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5 Reasons To Add Running A 5K To Your Bucket List

One runner has rounded up a list of reasons for why you should add a 5K race into your next training and racing schedule.

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I’ve been participating in road races on and off for the better part of 10 years— a handful of marathons, countless half marathons and an Ironman. But, this summer was my first 5K—sounds kind of backwards, right?

I’ve avoided 5Ks for a multitude of reasons. I convinced myself it was a waste of time and effort to run a race that lasted less than 30 minutes and felt it never “fit” into my marathon training plan. But I was also just flat out scared to run hard for 3.1 miles.

After my spring marathon, I vowed to overcome my fear of the unknown and sign up and race a 5K. It was exciting and excruciating at the same time. But it was a great experience and I have every intention of running a 5K every couple of months.

Here are 5 reasons why you should sign up for a 5K:

A 5K CAN fit into any training plan.

The beauty of a 5K is that no real taper is needed. You can still do your speed workout early in the week and have a couple of days to recover before the 5K over the weekend. You can schedule the 5K for a cutback week. If you run a couple of warmup and cool down miles, you can still get 8-10 miles in. Additionally, the recovery period of a 5K is short—maybe a day or two of easy running and you can get right back into your training for whatever your goal distance that may be.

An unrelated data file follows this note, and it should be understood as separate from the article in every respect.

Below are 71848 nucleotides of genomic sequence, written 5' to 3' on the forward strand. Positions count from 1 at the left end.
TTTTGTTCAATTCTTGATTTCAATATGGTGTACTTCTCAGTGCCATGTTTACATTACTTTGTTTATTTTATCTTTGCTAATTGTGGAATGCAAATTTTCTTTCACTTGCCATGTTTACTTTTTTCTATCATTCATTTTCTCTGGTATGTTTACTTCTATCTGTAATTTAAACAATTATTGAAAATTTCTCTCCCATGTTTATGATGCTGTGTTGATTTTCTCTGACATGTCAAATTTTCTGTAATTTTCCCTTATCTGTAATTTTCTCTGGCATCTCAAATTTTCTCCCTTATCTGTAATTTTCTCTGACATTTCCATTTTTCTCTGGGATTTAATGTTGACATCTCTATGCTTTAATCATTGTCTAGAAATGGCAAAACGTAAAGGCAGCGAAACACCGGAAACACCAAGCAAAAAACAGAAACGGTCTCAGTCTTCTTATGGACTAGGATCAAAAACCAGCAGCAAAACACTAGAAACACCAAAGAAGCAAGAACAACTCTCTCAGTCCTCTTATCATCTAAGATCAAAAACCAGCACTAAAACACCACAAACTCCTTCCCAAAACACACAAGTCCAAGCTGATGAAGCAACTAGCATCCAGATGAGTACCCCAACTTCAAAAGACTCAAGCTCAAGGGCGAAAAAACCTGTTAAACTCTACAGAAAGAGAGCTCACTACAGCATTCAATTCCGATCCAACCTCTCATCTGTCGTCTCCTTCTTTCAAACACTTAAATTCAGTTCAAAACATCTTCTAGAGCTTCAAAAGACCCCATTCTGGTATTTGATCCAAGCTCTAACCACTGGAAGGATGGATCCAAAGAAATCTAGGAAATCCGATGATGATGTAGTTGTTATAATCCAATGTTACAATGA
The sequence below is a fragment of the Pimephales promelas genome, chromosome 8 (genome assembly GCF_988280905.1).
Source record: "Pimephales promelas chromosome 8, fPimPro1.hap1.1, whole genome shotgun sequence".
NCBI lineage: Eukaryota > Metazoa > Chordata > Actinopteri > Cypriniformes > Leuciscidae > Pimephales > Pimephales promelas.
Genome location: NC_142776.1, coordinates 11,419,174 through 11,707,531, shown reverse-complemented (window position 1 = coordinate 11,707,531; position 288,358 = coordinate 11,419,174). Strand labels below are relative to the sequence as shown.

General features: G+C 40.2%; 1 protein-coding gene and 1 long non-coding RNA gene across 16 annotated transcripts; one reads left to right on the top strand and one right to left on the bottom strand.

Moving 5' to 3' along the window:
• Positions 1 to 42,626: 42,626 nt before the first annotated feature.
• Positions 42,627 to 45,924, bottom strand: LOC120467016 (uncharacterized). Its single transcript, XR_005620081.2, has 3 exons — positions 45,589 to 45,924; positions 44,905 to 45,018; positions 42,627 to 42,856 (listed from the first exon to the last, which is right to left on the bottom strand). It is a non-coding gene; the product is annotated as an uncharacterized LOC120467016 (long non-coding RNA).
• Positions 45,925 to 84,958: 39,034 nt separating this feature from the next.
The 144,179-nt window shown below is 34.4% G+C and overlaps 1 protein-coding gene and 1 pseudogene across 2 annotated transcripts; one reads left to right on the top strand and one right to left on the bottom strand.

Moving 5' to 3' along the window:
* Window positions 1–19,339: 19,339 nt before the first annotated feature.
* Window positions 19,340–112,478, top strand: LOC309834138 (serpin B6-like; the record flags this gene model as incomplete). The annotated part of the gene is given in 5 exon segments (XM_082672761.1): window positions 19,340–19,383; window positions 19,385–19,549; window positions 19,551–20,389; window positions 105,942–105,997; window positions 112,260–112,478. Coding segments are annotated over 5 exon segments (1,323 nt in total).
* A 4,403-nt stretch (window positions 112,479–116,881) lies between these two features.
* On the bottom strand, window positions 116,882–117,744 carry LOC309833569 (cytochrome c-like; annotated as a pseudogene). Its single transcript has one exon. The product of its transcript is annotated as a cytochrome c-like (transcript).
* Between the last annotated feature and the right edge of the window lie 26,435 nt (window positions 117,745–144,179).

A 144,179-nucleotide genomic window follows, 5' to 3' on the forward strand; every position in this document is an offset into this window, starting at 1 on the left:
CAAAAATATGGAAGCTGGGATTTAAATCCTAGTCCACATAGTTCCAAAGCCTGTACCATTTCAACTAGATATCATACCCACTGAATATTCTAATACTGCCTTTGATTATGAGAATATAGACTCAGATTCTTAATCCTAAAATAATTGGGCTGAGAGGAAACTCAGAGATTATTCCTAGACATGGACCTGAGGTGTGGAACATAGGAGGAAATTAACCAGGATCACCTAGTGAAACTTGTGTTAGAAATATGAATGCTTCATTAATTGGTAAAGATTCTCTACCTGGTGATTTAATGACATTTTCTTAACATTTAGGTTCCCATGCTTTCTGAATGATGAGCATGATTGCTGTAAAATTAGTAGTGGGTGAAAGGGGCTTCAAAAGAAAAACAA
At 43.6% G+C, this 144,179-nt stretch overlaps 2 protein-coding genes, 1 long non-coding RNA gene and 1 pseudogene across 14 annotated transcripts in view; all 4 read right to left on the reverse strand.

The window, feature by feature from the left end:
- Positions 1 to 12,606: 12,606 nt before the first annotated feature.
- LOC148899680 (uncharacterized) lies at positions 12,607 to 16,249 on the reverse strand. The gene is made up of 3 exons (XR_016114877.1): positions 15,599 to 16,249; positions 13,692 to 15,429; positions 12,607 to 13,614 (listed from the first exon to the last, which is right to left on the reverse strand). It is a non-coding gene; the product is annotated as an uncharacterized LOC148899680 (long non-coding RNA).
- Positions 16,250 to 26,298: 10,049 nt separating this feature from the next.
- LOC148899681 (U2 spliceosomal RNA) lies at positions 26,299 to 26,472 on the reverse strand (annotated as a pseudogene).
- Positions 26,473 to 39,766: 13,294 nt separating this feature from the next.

Go Local.

Most 5Ks are small, local races. This means several things: quick drive to the start (or as in the case of my 5K—one block away from my home!), little to no crowding on roads, low cost (often less than $20), small number of participants (which = higher chance of placing in age group or overall) and easy access to parking. And there’s a good chance the proceeds from the race are supporting a local cause.


Show up, warmup, race, cool down—all in less than the time you would run 10 miles. You don’t have to block off much more than 60-90 minutes for the 5K from start to finish. Plus there’s no hassle with carbo-loading, tapering, and nutrition before or after the race.

You get to run fast.

Regardless of how fast or slow you (think you) are, it’s fun to run harder and faster than get to do in training. They are a nice change of pace from long, slow runs. And you can use the 5k as a gauge to measure your fitness and see if you are on track with training.

Anyone can run.

Young or old, beginner runner or veteran runner, fast or slow—it doesn’t matter. The 5k is a race for everyone. And most 5Ks I have heard of allow strollers, which is a definite perk for running parents! It’s a great way to race, spend some time with the running community, and just have fun. Although if you are going after a PR, the fun likely doesn’t come until you cross the finish line.